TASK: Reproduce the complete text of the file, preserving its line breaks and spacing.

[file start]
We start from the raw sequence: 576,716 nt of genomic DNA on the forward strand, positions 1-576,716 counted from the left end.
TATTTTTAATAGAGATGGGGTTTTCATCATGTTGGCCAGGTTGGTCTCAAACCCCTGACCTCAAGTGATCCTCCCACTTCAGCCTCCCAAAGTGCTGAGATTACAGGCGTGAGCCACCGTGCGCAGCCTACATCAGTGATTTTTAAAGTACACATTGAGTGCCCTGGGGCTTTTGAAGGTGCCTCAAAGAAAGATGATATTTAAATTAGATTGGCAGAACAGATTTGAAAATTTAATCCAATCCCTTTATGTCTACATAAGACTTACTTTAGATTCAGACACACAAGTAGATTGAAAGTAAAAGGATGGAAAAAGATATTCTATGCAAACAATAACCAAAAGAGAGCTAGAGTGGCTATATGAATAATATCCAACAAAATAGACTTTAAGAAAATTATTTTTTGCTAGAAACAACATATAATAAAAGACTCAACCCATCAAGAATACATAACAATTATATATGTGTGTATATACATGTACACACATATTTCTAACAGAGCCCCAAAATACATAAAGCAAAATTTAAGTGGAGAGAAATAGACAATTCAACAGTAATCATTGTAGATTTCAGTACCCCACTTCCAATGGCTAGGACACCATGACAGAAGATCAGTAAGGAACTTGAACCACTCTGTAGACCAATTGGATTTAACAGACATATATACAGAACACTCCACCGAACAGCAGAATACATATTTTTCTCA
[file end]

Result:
We start from the raw sequence: 576,716 nt of genomic DNA on the forward strand, positions 1-576,716 counted from the left end.
TATTTTTAATAGAGATGGGGTTTTCATCATGTTGGCCAGGTTGGTCTCAAACCCCTGACCTCAAGTGATCCTCCCACTTCAGCCTCCCAAAGTGCTGAGATTACAGGCGTGAGCCACCGTGCGCAGCCTACATCAGTGATTTTTAAAGTACACATTGAGTGCCCTGGGGCTTTTGAAGGTGCCTCAAAGAAAGATGATATTTAAATTAGATTGGCAGAACAGATTTGAAAATTTAATCCAATCCCTTTATGTCTACATAAGACTTACTTTAGATTCAGACACACAAGTAGATTGAAAGTAAAAGGATGGAAAAAGATATTCTATGCAAACAATAACCAAAAGAGAGCTAGAGTGGCTATATGAATAATATCCAACAAAATAGACTTTAAGAAAATTATTTTTTGCTAGAAACAACATATAATAAAAGACTCAACCCATCAAGAATACATAACAATTATATATGTGTGTATATACATGTACACACATATTTCTAACAGAGCCCCAAAATACATAAAGCAAAATTTAAGTGGAGAGAAATAGACAATTCAACAGTAATCATTGTAGATTTCAGTACCCCACTTCCAATGGCTAGGACACCATGACAGAAGATCAGTAAGGAACTTGAACCACTCTGTAGACCAATTGGATTTAACAGACATATATACAGAACACTCCACCGAACAGCAGAATACATATTTTTCTCA